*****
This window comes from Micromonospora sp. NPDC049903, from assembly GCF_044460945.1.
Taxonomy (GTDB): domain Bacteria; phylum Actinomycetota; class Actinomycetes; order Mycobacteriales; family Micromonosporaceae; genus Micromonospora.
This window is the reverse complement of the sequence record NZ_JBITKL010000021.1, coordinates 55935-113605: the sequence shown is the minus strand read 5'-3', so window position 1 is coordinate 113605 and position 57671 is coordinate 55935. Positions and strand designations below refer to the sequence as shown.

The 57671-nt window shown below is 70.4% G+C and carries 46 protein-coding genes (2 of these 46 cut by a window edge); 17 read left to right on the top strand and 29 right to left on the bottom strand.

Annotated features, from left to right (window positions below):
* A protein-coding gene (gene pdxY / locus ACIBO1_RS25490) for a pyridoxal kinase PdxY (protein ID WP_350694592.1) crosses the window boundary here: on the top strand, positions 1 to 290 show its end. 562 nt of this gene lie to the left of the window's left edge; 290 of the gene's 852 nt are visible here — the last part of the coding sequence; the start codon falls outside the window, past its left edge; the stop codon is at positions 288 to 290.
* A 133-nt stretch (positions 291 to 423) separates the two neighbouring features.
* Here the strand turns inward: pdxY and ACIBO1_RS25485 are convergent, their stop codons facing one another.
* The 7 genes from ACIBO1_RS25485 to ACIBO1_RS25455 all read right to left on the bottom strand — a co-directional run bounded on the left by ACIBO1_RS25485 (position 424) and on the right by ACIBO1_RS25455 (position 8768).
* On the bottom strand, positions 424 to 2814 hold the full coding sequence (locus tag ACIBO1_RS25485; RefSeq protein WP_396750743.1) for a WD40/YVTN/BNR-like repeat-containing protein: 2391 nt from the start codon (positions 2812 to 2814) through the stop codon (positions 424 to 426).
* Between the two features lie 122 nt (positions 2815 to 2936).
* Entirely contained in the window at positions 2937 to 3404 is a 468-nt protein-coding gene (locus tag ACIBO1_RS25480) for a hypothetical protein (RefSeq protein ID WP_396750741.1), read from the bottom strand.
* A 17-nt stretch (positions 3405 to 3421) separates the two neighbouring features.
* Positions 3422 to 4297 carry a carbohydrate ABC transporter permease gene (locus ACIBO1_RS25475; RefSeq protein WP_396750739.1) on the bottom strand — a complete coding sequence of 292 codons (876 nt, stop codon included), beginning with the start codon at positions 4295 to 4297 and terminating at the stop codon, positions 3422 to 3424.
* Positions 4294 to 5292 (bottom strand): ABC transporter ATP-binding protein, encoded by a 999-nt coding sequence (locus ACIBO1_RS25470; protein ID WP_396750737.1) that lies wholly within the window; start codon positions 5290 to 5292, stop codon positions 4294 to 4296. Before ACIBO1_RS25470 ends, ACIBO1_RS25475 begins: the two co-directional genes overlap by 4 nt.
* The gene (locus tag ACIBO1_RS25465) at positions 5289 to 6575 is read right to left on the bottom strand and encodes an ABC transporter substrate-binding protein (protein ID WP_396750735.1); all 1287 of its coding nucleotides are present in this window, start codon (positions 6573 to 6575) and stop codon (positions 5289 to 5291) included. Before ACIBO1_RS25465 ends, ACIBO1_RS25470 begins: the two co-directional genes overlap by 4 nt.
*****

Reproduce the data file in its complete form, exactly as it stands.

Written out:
This window comes from Micromonospora sp. NPDC049903, from assembly GCF_044460945.1.
Taxonomy (GTDB): domain Bacteria; phylum Actinomycetota; class Actinomycetes; order Mycobacteriales; family Micromonosporaceae; genus Micromonospora.
This window is the reverse complement of the sequence record NZ_JBITKL010000021.1, coordinates 55935-113605: the sequence shown is the minus strand read 5'-3', so window position 1 is coordinate 113605 and position 57671 is coordinate 55935. Positions and strand designations below refer to the sequence as shown.

The 57671-nt window shown below is 70.4% G+C and carries 46 protein-coding genes (2 of these 46 cut by a window edge); 17 read left to right on the top strand and 29 right to left on the bottom strand.

Annotated features, from left to right (window positions below):
* A protein-coding gene (gene pdxY / locus ACIBO1_RS25490) for a pyridoxal kinase PdxY (protein ID WP_350694592.1) crosses the window boundary here: on the top strand, positions 1 to 290 show its end. 562 nt of this gene lie to the left of the window's left edge; 290 of the gene's 852 nt are visible here — the last part of the coding sequence; the start codon falls outside the window, past its left edge; the stop codon is at positions 288 to 290.
* A 133-nt stretch (positions 291 to 423) separates the two neighbouring features.
* Here the strand turns inward: pdxY and ACIBO1_RS25485 are convergent, their stop codons facing one another.
* The 7 genes from ACIBO1_RS25485 to ACIBO1_RS25455 all read right to left on the bottom strand — a co-directional run bounded on the left by ACIBO1_RS25485 (position 424) and on the right by ACIBO1_RS25455 (position 8768).
* On the bottom strand, positions 424 to 2814 hold the full coding sequence (locus tag ACIBO1_RS25485; RefSeq protein WP_396750743.1) for a WD40/YVTN/BNR-like repeat-containing protein: 2391 nt from the start codon (positions 2812 to 2814) through the stop codon (positions 424 to 426).
* Between the two features lie 122 nt (positions 2815 to 2936).
* Entirely contained in the window at positions 2937 to 3404 is a 468-nt protein-coding gene (locus tag ACIBO1_RS25480) for a hypothetical protein (RefSeq protein ID WP_396750741.1), read from the bottom strand.
* A 17-nt stretch (positions 3405 to 3421) separates the two neighbouring features.
* Positions 3422 to 4297 carry a carbohydrate ABC transporter permease gene (locus ACIBO1_RS25475; RefSeq protein WP_396750739.1) on the bottom strand — a complete coding sequence of 292 codons (876 nt, stop codon included), beginning with the start codon at positions 4295 to 4297 and terminating at the stop codon, positions 3422 to 3424.
* Positions 4294 to 5292 (bottom strand): ABC transporter ATP-binding protein, encoded by a 999-nt coding sequence (locus ACIBO1_RS25470; protein ID WP_396750737.1) that lies wholly within the window; start codon positions 5290 to 5292, stop codon positions 4294 to 4296. Before ACIBO1_RS25470 ends, ACIBO1_RS25475 begins: the two co-directional genes overlap by 4 nt.
* The gene (locus tag ACIBO1_RS25465) at positions 5289 to 6575 is read right to left on the bottom strand and encodes an ABC transporter substrate-binding protein (protein ID WP_396750735.1); all 1287 of its coding nucleotides are present in this window, start codon (positions 6573 to 6575) and stop codon (positions 5289 to 5291) included. Before ACIBO1_RS25465 ends, ACIBO1_RS25470 begins: the two co-directional genes overlap by 4 nt.